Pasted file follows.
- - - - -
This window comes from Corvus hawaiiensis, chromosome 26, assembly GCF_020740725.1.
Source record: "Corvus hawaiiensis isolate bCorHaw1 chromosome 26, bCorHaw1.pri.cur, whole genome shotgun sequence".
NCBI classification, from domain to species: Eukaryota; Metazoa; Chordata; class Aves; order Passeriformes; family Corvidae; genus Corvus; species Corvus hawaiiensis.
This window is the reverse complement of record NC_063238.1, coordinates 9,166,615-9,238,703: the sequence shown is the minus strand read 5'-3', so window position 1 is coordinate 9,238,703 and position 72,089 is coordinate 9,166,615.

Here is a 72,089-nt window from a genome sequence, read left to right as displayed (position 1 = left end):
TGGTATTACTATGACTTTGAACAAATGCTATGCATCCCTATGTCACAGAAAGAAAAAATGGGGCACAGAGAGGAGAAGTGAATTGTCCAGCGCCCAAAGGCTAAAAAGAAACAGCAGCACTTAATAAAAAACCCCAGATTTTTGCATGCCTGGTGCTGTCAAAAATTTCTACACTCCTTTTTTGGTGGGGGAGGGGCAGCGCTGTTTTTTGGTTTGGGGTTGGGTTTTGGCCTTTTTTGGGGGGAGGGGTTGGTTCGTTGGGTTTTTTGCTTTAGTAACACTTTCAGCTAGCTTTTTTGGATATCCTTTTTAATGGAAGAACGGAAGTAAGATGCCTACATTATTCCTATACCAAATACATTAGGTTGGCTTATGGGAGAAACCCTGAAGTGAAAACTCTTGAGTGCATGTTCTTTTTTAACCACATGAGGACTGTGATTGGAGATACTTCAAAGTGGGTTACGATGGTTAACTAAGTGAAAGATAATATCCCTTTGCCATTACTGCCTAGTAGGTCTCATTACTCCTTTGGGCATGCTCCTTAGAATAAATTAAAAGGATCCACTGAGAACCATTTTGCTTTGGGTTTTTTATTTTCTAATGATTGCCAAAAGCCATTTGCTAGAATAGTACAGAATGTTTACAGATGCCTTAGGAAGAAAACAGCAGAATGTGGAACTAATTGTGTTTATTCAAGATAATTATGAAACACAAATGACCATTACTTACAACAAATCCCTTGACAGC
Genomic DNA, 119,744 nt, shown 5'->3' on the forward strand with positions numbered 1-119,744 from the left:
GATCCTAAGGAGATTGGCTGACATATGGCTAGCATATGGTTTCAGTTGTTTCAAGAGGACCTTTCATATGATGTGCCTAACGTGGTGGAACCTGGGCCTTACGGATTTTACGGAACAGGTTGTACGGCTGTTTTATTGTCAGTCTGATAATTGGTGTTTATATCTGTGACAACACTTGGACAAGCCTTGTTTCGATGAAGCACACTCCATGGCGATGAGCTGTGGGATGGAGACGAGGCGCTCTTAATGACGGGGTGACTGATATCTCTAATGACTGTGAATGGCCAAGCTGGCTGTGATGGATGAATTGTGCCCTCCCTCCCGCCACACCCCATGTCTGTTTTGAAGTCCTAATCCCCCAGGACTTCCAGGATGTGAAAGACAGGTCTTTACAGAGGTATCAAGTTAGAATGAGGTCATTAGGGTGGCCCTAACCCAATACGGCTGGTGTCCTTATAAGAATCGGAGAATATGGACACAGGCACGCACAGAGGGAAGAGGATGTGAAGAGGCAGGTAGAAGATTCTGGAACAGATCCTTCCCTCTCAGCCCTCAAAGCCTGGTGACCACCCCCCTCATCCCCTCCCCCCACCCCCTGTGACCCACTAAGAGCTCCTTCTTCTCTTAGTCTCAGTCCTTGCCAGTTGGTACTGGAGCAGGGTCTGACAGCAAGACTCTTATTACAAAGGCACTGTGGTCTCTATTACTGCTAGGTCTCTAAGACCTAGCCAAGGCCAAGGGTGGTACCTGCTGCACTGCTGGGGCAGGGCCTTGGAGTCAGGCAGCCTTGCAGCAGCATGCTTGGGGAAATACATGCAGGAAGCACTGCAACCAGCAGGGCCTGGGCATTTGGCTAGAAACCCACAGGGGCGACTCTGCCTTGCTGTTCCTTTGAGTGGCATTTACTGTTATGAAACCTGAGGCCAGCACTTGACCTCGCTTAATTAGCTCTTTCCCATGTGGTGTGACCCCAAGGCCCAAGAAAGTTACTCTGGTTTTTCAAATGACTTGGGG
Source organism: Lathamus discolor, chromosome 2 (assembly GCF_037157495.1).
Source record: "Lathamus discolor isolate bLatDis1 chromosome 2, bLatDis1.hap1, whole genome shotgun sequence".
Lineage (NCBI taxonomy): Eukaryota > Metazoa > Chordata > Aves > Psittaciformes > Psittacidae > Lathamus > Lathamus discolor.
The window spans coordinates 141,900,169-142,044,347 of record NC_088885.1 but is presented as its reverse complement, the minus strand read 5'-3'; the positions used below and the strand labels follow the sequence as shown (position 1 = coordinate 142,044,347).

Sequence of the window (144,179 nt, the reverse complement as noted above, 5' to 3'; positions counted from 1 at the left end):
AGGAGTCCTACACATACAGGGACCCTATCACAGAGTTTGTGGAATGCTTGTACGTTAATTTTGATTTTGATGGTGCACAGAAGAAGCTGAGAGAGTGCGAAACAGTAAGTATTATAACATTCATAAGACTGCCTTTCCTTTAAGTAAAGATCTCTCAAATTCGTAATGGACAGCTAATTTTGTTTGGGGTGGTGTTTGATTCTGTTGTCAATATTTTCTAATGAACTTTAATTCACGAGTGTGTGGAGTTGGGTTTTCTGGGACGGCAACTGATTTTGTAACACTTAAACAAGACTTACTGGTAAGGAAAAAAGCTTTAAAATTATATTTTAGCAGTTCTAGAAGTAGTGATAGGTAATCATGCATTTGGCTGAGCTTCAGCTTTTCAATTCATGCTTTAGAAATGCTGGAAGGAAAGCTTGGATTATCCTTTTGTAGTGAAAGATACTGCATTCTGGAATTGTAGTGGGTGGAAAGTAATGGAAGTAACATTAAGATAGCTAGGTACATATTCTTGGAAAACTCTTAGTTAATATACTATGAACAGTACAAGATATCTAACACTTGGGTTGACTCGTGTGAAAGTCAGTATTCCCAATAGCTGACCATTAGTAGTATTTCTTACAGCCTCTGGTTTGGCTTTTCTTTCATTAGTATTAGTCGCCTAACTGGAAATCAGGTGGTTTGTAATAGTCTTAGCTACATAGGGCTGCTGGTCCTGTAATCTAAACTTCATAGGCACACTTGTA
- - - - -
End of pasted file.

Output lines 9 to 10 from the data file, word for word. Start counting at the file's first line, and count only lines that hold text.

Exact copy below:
Source organism: Lathamus discolor, chromosome 2 (assembly GCF_037157495.1).
Source record: "Lathamus discolor isolate bLatDis1 chromosome 2, bLatDis1.hap1, whole genome shotgun sequence".